For example, the existing $10,173 per dwelling special infrastructure contribution for Bayside (to be replaced by the new scheme) is payable prior to the issue of a construction certificate for a new building.

In the long-run, the switch in payment timing from construction certificate to strata certificate is good news for developers.  It means that the new state levy would only need to be paid before the issue of a strata certificate for a conventional residential apartment development.  As the strata certificate is typically issued near the end of the construction process, the levy will not have the same cash-flow burden that would have applied, if the old special infrastructure contribution regime had been adopted.

In the short-run, the arrangement is bad news for some developers. This is because most pending development applications for residential buildings will not seek any approval for  any strata subdivision.  A separate application for strata subdivision would ordinarily be made after the grant of development consent.  If the application is lodged from 1 October 2023, the new contribution regime will apply — even if the construction of the building was approved under a development prior to this date, or the development application for the building was pending as at that date.

Residential apartment developers who want to avoid the new levy (who have not already obtained a development consent or complying development certificate for strata subdivision) should consider ensuring that a formal application for strata subdivision is formally lodged before 1 October 2023.

To be clear, there is no change to any timing for the payment:

  • of local development contributions (under ‘section 7.11’ or ‘section 7.12’); or
  • under or existing state or local planning agreements.

The above changes only relate to the new state infrastructure contributions.

Trigger for payment — other development

The new state contribution for residential subdivision is to be paid before the issue of the first subdivision certificate in relation to the development.

Having said this, where a development consent (but not a complying development certificate) permits staging, only the lots that are the subject of a given subdivision certificate need to be the subject of a contribution.

A contribution required by a development consent for a manufactured home estate must be paid before the installation of the first manufactured home on a dwelling site (if no construction certificate is required in connection with the development).

In any other case, the contribution must be paid before the issue of the first construction certificate in relation to the development — or before the commencement of any work authorised by the development consent (if no construction certificate is required).

Three components of contribution

A single development may be subject to three different components of ‘housing and productivity’ contribution.

Since the passage of the legislation, the NSW Premier, Chris Minns, has made a public statement indicating that the Government was looking to go beyond the contribution amounts announced in the lead-up to the parliamentary debates.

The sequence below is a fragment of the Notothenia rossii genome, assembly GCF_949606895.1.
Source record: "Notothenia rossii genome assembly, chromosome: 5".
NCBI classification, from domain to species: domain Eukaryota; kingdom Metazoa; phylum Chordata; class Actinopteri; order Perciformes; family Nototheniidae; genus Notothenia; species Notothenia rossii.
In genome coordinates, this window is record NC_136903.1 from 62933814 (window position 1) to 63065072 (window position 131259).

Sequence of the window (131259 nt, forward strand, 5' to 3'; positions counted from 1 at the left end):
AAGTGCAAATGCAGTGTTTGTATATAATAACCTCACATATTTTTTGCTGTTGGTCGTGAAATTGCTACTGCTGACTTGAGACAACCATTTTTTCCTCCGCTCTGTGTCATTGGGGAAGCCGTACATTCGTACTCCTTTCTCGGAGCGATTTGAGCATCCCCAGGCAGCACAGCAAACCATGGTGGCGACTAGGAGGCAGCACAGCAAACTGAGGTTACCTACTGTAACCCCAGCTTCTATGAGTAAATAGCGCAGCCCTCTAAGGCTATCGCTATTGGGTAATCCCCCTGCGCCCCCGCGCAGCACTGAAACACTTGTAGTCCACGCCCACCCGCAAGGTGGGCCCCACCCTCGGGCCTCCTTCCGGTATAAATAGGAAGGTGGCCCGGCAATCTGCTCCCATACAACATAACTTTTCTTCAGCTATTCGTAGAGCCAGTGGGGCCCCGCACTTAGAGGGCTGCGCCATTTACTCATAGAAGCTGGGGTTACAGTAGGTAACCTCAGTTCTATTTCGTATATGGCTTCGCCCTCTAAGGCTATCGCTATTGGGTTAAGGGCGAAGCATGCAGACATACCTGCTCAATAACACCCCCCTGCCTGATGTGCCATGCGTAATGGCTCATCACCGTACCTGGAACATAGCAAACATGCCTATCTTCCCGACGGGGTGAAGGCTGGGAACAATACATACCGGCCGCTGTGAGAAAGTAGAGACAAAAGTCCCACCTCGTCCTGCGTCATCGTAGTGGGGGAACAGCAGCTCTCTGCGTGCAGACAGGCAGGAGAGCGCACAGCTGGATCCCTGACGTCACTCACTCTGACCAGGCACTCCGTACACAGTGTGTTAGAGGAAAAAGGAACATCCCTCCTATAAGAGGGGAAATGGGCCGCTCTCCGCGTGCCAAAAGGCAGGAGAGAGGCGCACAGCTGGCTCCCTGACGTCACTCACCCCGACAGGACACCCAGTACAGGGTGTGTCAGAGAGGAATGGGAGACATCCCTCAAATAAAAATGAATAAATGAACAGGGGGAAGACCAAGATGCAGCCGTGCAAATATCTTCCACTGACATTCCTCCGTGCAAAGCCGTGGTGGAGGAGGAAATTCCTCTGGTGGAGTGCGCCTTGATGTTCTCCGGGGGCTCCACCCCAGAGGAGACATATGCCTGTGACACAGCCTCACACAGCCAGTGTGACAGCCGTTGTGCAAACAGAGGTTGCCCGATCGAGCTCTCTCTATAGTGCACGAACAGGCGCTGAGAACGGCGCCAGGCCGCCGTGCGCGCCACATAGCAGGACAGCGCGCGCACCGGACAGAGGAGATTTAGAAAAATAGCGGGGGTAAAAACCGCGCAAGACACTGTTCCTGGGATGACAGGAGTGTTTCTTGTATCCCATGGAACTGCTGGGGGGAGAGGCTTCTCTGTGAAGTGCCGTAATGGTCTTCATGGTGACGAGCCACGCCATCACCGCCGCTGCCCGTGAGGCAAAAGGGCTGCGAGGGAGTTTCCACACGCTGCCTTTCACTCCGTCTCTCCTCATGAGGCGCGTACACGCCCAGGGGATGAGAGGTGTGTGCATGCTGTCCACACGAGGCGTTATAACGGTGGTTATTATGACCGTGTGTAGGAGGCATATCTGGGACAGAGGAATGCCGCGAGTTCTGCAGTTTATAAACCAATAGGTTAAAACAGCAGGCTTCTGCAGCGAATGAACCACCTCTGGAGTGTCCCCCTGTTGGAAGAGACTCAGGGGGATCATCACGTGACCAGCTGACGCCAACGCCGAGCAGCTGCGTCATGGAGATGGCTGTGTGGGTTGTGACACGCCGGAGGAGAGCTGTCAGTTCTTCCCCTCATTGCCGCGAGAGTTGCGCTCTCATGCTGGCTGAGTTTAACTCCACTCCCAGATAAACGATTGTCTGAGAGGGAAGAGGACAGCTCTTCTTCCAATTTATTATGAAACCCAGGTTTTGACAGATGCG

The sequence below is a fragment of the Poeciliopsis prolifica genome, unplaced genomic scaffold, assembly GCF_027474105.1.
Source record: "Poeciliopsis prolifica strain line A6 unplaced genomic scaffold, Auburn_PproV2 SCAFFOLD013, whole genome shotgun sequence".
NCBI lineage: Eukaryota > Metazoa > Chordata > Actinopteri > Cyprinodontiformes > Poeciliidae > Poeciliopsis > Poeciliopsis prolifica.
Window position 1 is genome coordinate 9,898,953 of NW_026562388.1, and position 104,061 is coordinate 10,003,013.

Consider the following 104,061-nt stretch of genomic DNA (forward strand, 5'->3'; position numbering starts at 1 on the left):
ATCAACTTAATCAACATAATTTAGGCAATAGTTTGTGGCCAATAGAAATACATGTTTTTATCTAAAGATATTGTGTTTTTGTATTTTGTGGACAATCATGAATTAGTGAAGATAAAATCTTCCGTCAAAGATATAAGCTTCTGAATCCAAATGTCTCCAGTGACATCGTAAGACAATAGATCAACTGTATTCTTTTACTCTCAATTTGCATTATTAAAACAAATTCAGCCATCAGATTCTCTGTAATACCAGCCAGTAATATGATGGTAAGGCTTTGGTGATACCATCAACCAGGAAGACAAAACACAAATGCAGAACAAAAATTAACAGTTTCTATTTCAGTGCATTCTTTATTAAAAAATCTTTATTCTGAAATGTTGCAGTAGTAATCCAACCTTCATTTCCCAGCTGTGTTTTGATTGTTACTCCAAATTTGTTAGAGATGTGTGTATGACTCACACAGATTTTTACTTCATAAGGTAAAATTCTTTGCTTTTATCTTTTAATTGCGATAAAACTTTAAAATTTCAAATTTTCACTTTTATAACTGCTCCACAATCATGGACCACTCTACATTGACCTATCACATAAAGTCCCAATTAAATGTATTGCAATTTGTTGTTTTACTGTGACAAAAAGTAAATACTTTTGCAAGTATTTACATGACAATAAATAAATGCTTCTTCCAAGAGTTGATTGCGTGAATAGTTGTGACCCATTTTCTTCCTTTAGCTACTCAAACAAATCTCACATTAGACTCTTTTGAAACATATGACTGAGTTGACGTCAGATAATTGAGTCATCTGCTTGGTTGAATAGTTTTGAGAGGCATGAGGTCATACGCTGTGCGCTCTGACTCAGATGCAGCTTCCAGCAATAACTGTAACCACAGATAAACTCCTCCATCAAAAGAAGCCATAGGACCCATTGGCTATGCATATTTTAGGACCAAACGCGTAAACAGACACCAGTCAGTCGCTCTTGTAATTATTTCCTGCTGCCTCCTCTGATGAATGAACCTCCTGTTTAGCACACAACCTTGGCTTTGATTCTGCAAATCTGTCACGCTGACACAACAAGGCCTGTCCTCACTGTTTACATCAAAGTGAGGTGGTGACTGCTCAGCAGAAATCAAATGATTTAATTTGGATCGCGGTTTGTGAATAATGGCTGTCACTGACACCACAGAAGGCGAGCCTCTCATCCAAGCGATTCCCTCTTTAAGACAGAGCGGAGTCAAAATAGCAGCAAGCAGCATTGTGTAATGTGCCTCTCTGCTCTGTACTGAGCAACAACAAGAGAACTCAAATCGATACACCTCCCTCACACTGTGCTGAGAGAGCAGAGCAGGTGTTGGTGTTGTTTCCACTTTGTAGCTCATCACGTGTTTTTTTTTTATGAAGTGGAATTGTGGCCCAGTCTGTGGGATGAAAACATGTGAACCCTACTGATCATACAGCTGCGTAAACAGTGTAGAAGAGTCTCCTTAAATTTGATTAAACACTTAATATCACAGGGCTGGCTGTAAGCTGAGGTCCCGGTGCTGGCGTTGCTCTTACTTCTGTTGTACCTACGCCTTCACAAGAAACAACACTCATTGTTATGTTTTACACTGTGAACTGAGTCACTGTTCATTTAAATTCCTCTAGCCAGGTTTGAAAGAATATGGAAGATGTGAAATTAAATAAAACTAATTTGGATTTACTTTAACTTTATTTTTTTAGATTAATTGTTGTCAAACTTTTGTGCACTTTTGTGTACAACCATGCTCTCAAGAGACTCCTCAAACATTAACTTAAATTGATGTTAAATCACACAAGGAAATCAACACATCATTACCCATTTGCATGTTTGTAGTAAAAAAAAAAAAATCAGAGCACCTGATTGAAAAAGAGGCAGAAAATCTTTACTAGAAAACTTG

The draft ministerial order, and its associated implementation guide, paves the way for these additional contributions.

In brief terms, the housing and productivity contribution will be divided into three components:

  • the base component;
  • a strategic biodiversity component (initially limited to development on Cumberland Plain Conservation Plan biodiversity certified land); and
  • a transport project component (initially limited to the Pyrmont Peninsula).

The base component rates will initially be as follows.

In Greater Sydney:

  • Residential subdivision — $12,000 per new dwelling lot
  • Residential strata subdivision — $10,000 per new strata dwelling lot.
  • Development for the purposes of build-to-rent housing — $10,000 per new dwelling.
  • Seniors living (consisting of a group of independent living units) — $10,000 per new dwelling.
  • Commercial development — $30 per square metre of new gross floor area.
  • Industrial development— $15 per square metre of new gross floor area.

In the Central Coast, Illawarra-Shoalhaven and the Lower Hunter:

  • Residential subdivision — $8,000 per new dwelling lot.
  • Residential strata subdivision — $6,000 per new strata dwelling lot.
  • Non-strata multi-dwelling development — $6,000 per new non-strata dwelling.
  • Manufactured home estate — $6,000 per new dwelling site.
  • Commercial development — $30 per  square metre of new gross floor area.
  • Industrial development — $15 per square metre of new gross floor area.

The Cumberland Plain Conservation Plan strategic biodiversity component will initially be as follows:

  • Residential subdivision — $10,000 per new dwelling lot.
  • Residential strata subdivision — $10,000 per new strata dwelling lot.
  • Non-strata multi-dwelling development — $10,000 per new non-strata dwelling.
  • Commercial development — $60 per square metre of new gross floor area.